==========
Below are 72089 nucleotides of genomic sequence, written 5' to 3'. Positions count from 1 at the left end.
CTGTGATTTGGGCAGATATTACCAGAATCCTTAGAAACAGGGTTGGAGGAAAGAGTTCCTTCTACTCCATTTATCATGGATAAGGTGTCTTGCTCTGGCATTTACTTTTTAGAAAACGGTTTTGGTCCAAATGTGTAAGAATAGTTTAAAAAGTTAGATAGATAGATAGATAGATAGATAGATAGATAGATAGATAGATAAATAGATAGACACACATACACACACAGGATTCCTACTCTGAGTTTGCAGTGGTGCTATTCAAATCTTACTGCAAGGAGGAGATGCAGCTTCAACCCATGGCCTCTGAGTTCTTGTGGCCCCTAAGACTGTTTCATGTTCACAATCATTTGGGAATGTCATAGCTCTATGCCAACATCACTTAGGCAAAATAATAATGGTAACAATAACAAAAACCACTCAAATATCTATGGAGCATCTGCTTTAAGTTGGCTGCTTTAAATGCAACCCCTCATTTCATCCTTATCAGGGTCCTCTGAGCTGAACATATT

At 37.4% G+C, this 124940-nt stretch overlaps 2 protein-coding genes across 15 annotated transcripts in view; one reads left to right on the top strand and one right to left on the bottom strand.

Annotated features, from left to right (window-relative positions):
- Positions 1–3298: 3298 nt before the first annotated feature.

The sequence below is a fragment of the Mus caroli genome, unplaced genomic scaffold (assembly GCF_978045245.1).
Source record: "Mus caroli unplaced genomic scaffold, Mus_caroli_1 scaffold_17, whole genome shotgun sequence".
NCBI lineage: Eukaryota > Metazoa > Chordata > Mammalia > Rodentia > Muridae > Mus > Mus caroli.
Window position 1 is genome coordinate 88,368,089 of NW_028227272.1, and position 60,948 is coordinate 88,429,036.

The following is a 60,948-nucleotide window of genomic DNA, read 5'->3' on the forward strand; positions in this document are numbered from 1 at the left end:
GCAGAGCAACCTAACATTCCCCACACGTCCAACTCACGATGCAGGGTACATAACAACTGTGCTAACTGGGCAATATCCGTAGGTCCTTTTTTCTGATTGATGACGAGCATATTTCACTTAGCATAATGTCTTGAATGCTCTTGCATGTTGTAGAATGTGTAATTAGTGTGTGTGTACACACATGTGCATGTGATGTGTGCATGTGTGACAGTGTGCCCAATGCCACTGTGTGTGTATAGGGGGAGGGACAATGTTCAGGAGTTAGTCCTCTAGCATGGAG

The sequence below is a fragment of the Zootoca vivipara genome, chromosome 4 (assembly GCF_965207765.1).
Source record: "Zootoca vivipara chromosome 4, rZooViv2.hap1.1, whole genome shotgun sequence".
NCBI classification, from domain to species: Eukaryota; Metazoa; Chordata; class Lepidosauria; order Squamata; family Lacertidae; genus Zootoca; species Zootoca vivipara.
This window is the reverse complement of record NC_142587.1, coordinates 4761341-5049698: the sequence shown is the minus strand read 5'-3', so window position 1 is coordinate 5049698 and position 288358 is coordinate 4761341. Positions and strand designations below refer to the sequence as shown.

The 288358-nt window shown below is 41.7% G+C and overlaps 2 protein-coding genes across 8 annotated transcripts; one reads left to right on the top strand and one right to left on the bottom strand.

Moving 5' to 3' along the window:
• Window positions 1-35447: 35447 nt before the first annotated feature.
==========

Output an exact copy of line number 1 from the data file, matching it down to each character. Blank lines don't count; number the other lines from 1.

Below are 72089 nucleotides of genomic sequence, written 5' to 3'. Positions count from 1 at the left end.